Financial service providers have been seeing the number of loan restructuring requests slow down, claiming customers are able to repay existing debt because their businesses are running as usual, according to industry insiders.
Kaing Tongngy, head of Cambodia Microfinance Association’s (CMA) communication department said that as of the third week of June, the total of loan restructures across the microfinancial institutions (MFIs) was valued at more than $1 billion with 220,000 customers given approval among the 230,000 customers who requested assistance .
However, he said starting from June, the numbers of requests dramatically declined from 20,000 applications a week to just nearly 10,000.
“And we expect that from now on the requests will further slow down so it means that customers are able to repay debt as businesses resume to normal except in the tourism sector,” he said.
Mar Amara, ACLEDA Bank Plc’s executive vice-president and group chief financial Officer, said that as of June 22, the bank has approved up to 982 customers for loan restructure to a value of $93.75 million .
“ACLEDA Bank Plc is responding to COVID-19 by taking pro-active action to provide help to its customers in distress by restructuring their loans to eligible individual and business customers,” she said, adding that the trend of loan restructure requests is slowing down because customers’ businesses are starting to recover.
PRASAC Micro Finance Institution – one of the country’s leading MFIs also seeing irequests slowing down.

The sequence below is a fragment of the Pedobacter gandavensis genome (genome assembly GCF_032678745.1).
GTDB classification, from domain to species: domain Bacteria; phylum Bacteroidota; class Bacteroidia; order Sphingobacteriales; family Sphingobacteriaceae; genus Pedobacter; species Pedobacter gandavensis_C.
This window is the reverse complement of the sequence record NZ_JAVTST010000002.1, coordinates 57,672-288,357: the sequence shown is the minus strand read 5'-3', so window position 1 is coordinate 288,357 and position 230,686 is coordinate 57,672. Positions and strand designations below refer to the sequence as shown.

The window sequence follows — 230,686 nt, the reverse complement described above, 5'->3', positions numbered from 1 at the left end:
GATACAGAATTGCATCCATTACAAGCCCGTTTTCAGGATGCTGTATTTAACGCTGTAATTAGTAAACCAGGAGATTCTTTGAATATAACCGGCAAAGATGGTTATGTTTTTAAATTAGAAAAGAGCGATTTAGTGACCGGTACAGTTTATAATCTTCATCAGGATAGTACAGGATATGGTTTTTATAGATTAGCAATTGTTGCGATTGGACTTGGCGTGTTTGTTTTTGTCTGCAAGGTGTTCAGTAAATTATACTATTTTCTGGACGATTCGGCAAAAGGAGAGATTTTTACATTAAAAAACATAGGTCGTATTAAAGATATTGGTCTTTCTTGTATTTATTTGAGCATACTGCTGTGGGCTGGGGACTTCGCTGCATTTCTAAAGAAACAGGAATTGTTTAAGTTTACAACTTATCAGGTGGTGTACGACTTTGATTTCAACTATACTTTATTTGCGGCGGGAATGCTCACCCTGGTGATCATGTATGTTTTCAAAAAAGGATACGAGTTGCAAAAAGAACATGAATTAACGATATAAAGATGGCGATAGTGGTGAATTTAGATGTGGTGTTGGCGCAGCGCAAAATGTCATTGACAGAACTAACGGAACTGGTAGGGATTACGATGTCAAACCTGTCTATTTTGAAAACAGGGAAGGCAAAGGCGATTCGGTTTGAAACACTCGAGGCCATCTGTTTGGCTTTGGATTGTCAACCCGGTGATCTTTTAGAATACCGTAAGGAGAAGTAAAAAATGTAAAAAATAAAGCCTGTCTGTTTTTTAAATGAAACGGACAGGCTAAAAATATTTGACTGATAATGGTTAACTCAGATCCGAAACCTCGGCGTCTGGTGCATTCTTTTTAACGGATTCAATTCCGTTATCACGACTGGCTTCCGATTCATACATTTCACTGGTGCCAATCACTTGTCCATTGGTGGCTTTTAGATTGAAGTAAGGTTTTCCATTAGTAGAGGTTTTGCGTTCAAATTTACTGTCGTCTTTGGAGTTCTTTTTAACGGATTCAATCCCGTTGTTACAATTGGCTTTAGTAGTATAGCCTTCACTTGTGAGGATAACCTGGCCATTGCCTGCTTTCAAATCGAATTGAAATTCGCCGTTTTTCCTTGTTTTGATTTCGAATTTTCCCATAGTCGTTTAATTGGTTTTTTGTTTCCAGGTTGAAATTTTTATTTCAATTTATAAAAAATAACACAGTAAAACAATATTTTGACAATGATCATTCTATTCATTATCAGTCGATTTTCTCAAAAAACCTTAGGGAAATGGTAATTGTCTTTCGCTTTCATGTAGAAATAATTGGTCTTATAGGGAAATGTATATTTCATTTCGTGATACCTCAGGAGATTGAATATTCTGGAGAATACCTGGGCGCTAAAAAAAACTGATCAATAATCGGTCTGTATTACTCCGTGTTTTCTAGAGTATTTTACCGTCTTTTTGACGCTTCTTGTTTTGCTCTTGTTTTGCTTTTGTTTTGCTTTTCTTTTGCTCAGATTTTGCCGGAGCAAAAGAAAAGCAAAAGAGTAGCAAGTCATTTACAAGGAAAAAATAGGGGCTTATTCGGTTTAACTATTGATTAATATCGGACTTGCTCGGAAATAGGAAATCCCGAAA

PRASAC Executive Vice-President and Chief Marketing Officer Say Sony, said that the number of requests increased for the last three months but now there was a slowing down in the number of clients asking for restructuring.
Prime Minister Hun Sen appealed on Wednesday for a reduction in interest rates or a restructure in repayments in order to ease the difficulties of people during the virus pandemic.
He said he encouraged and supported any action taken by banks or microfinance institutions to confiscate the collateral of debtors who refuse to repay loans following incitement by certain people.
Tongngy said based on principles and commitments, MFIs will continue to provide loan restructures for affected customers until the end of 2020.
“Our people understand well about their duty and we would like to express our thanks to customers who have been slightly affected who have not requested a loan restructure so we can use the money to help the most-affected customers,” he said.
Tongngy said that loan restructuring has been provided in tourism, construction, transportation, agriculture and the garment industry.
This article was first published in Khmer Times. All contents and images are copyright to their respective owners and sources.